1. Ah Danglers! What a learning curve we're all on. This is a great post. Now, I must go spread the word.

  2. Haha! The eating grandpa thing killed me! Literally. (he he)

    Great post. I had a battle with the 'affect/effect' this morning! Lol


    There are some bloggers that I refuse to follow (or even read their posts) because their punctuation and grammar are so incredibly bad. Commas cannot be placed willy nilly throughout a sentence - there are rules! It would be so lovely if bloggers had to pass a basic grammar quiz before being allowed to post. Alas, the Internet is more of a least common demoninator when it comes to quality.

  4. Great post; Lynne Truss would be proud! ;-)


  5. I love this!!! I cringe when I see grammar and punctuation mistakes on billboards and brochures, etc.
    Oh, and semi-colons are used to connect two complete sentences. Of course the sentences could stand alone, but some people like to connect them with a semi-colon for emphasis, like a "rolling thought".
    I recommend the book Eats, Shoots & Leaves for anyone who needs help grasping punctuation. It's a fun read!

  6. So timely! I just called my niece out on "your" and "you're" on FB. It's really hard to turn that writer's mind off!

  7. Love the "Ten Words you need to stop misspelling"! I've seen an abundance of "lose" and "loose" errors lately...on social media AND in people's "serious" writing.

    Here's one that I've had to try to teach myself: when to use a semi-colon and when to use an em-dash.
    Great post! There's always something new to learn about grammar :o)

  8. Private- No Tresspassing Permitted. Private? No! Trespassing Permitted! (that one was always my favorite!)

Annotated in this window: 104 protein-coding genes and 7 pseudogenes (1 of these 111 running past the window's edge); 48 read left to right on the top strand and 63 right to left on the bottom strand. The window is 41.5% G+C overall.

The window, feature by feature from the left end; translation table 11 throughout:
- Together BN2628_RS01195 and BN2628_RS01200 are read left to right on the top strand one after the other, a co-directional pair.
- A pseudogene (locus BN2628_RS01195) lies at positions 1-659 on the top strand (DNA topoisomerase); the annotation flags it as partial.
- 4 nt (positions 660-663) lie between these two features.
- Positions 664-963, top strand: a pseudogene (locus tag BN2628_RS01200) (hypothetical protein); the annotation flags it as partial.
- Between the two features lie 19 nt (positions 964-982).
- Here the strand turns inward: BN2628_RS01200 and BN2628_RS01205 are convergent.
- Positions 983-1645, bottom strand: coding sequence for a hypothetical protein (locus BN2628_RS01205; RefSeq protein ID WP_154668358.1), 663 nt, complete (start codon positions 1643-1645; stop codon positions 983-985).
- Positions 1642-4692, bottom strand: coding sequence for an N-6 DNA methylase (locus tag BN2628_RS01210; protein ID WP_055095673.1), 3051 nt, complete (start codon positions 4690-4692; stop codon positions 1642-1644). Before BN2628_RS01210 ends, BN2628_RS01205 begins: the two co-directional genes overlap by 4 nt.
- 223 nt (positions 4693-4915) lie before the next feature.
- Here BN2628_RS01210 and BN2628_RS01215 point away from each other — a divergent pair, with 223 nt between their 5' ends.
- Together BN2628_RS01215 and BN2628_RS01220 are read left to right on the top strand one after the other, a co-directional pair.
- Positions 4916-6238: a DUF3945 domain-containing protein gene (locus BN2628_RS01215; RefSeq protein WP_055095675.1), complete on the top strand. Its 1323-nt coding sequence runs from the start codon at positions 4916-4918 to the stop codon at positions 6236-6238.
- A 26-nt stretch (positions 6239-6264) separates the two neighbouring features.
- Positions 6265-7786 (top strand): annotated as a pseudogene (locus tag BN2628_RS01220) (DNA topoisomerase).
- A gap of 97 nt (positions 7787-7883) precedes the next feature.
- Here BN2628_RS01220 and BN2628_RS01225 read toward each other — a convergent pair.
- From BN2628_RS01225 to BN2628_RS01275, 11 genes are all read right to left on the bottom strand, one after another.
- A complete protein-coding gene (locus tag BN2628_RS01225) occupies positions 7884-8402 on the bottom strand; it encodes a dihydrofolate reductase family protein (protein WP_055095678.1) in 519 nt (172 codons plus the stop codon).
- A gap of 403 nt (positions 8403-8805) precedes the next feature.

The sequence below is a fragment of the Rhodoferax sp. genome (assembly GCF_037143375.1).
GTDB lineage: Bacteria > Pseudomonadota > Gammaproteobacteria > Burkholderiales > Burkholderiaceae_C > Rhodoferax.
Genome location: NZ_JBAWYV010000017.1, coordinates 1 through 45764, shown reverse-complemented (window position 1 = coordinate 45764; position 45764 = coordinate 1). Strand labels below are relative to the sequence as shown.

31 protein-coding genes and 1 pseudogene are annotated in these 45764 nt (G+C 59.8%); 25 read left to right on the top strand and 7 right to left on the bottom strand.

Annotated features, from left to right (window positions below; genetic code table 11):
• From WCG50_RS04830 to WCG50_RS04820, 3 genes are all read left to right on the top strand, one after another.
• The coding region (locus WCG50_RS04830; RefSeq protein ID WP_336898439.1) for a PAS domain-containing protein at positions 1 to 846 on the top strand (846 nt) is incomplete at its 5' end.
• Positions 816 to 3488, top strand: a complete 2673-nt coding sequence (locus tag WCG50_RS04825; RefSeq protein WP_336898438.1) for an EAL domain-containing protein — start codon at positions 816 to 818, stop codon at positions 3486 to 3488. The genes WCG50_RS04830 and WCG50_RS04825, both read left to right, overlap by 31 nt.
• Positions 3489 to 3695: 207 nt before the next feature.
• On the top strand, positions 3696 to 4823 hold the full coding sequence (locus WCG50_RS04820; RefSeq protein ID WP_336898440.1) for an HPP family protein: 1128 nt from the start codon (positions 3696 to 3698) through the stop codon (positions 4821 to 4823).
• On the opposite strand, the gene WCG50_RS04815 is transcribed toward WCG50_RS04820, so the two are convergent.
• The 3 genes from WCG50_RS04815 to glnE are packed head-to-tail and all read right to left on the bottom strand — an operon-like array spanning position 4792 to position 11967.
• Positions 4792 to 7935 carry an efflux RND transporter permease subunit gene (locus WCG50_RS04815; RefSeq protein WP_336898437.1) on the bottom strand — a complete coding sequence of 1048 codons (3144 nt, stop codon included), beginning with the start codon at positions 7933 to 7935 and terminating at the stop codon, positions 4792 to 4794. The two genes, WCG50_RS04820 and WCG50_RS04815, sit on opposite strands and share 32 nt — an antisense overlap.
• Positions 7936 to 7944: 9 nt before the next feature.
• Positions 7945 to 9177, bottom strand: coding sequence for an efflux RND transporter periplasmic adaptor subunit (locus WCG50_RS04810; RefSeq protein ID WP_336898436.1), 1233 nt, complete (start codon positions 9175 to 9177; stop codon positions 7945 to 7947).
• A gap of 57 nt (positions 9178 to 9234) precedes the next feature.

9. Leigh: thanks! You're always my first comment :)

    Thanks, Morgan! That grandpa poster made me laugh out loud the first time I saw it.

    Oh, I know Amanda. I have two friends on Facebook who never use any kind of punctuation - including periods. It drives me crazy.

    Thanks Meg!!

  10. I KNOW, Wendy! The signs and publications are the worst because someone got paid for that!

    Angelica: The your and you're (and their, there, and they're) thing is annoying too. But I know it's easy to make that mistake every now and then - especially if you're in a hurry or have to deal with autocorrect - so I usually let it go in social media unless it's a repeated offense.

  11. Erin: I know, isn't it great? To vs too gets to me also.

    Haha Chelsea!

    The one thing I forgot is who vs which. Though formal English and I clash when the subject is my dog. He's a who, not a thing!

  12. Great post, Sarah! "Affect" and "effect" still get me and I'm pretty sure there's no hope of me ever understanding the difference. Haha. Sometimes I get my "their"/"there"/"they're"s mixed up, but that's usually only because I'm in a hurry.

  13. Pssst...
    Just a hint: you might want to drop the "s" on either "punctuations" or "saves" for the sake of subject/verb agreement.
    -Imp Teaser/Vernacular Jones
    Member, Grammar Nazis Anonymous (fb)
    DJ, you might want to check this out: